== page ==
Great Ape Diseases
Aside from their help in investigating and treating human diseases, chimpanzees have played a significant role in the development of prophylactic vaccines against diseases that kill African great apes. Each species of African great apes including chimpanzees, gorillas, and bonobos remain endangered, according to the Jane Goodall Institute. African apes are largely confined to the relatively intact forests of Equatorial Africa, and Chimpanzees are extinct in 4 of their 25 range countries (Gambia, Burkina Faso, Togo, and Benin). While these animals numbered about 1 million at the turn of the 20th century, today’s estimates put their numbers at between 172,000–300,000.
The causes for the demise of these animals include habitat loss as a result of conversion of land for agriculture, armed conflict among local human populations, and the commercial bush meat and illegal exotic pet trades. Infectious diseases also pose a serious threat. Pathogens that threaten wild gorillas and chimpanzees may be those that circulate in other forest animals (sylvatic pathogens), pathogens that spill over from humans (reverse zoonotic pathogens), and pathogens that circulate persistently within wild ape populations (enzootic pathogens).
Perhaps the best known pathogen to recently threaten African apes was (and is) the Ebola virus. Over the last two decades the Zaire strain of Ebola killed about one third of the world’s gorilla population and only a slightly smaller proportion of the world’s chimpanzees. Although these large Ebola Zaire outbreaks in great apes have been documented only in Gabon and the Republic of Congo, chimpanzees in Ivory Coast have been killed by another strain, Ebola Cote d’Ivoire.
Since many of the diseases are spilling over from humans, concern about the great ape’s vulnerability is increasing, with some advocating vaccination against common human childhood diseases.
FASEB noted in its presentation “Chimpanzee Research Helps Chimpanzees and Other Great Apes” that thousands of wild chimpanzees and gorillas have died from Ebola, which kills 95% and 77% of affected gorillas and chimpanzees, respectively. The disease alone led to a 32% decline in world populations.
Chimpanzee studies have proven invaluable in developing vaccines aimed at protecting wild apes. An ebola vaccine trial conducted in chimps in 2011 led to the development of a potential vaccine for wild gorillas, whose populations had already been reduced by a third due to the virus. The project was conducted at the New Iberia Research Center, a branch of the University of Louisiana, Lafayette with a vaccine manufactured by Integrated Biotherapeutics. The vaccine consists of a virus-like particle containing viral proteins but not the viral genome and therefore can neither be infectious nor reproduce in vivo. The vaccine was tested to determine its safety and whether it could trigger a potentially protective immune response.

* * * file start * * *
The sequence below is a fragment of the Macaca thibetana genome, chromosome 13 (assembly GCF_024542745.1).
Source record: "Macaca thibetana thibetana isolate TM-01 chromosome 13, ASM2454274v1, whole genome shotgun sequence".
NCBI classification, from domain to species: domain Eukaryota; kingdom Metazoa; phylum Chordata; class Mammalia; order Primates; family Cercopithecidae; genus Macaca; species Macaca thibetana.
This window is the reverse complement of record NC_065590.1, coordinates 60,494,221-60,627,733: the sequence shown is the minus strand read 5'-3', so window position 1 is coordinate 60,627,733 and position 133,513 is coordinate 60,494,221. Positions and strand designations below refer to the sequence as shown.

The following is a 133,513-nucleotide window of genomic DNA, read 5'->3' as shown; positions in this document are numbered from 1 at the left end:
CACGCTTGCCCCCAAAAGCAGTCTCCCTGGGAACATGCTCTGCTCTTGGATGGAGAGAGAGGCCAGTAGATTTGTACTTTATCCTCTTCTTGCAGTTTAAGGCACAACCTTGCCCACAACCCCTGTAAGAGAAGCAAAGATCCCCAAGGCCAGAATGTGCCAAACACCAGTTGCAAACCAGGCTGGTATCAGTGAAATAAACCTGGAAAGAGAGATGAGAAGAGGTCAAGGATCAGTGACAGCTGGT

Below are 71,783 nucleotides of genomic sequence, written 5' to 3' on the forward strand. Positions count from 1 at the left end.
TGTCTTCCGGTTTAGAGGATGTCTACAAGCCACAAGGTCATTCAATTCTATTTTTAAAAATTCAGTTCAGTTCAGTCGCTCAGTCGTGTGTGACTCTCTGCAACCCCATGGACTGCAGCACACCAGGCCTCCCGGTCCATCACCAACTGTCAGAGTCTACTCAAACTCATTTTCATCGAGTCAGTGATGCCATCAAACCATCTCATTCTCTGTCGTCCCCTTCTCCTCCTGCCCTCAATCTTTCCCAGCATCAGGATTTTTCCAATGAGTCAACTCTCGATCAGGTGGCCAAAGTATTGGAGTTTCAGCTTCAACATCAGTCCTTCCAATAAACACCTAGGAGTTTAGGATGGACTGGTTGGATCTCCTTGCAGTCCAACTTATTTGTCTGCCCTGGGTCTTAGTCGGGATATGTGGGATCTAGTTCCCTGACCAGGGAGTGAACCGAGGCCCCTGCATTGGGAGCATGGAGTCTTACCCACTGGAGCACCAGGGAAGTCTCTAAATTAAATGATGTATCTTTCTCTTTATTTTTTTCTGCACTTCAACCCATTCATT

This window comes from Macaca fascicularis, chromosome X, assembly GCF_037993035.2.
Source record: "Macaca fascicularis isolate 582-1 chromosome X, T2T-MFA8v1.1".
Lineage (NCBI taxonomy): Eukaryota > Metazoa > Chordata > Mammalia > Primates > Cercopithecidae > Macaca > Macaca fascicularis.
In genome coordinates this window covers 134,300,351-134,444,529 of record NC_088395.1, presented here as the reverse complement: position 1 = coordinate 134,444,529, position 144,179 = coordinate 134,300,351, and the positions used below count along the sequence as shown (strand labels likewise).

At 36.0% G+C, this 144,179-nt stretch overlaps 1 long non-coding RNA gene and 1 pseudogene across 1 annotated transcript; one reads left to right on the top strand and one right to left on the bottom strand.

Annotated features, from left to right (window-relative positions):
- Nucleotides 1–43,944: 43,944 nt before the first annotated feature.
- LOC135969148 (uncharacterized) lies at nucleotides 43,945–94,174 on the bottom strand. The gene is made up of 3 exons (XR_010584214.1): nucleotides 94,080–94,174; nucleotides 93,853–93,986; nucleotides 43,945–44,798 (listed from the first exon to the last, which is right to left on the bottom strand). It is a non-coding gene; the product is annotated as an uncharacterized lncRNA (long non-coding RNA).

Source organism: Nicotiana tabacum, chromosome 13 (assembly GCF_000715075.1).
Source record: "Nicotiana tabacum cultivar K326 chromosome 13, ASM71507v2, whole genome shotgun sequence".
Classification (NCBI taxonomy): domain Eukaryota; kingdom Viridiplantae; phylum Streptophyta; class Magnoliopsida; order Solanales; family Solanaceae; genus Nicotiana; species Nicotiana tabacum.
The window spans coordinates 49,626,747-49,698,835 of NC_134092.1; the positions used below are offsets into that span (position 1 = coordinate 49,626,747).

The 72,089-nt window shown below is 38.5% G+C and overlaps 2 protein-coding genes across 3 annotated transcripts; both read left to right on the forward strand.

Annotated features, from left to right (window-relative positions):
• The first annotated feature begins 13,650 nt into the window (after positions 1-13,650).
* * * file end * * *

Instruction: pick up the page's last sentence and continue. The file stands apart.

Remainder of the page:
Primatologist Peter Walsh, the driving force behind the experiment, ultimately wants to vaccinate wild chimpanzees and gorillas against Ebola, and he hopes this test will help get past some hurdles. “The objective is to show the conservation community that the vaccine won’t kill chimpanzees or gorillas,” he said to Science last February.
And the problem is reaching critical proportions: Apes are indeed passing the virus to each other within social groups, between social groups, and even between species. Scientists believe that control measures should be “initiated as soon as possible” to avoid the reduction of once widely distributed ape species to “tiny remnant populations.”
IOM’s 190-page report entitled “Chimpanzees in Biomedical and Behavioral Research: Assessing the Necessity” was described by NIH director Francis Collins, Ph.D., as a “thoughtful and careful analysis.” He added that “NIH will not issue any new awards for research involving chimpanzees until processes for implementing the recommendations are in place.” As those guidelines get defined, it is hoped that besides advancing drugs for human diseases, chimpanzees and other similar animals will also benefit from findings, including helping preserve wild great ape populations. Additionally, should the new guidelines restrict the use of chimps in biomedical research, well-defined rules about the ethical use of these animals should accompany them.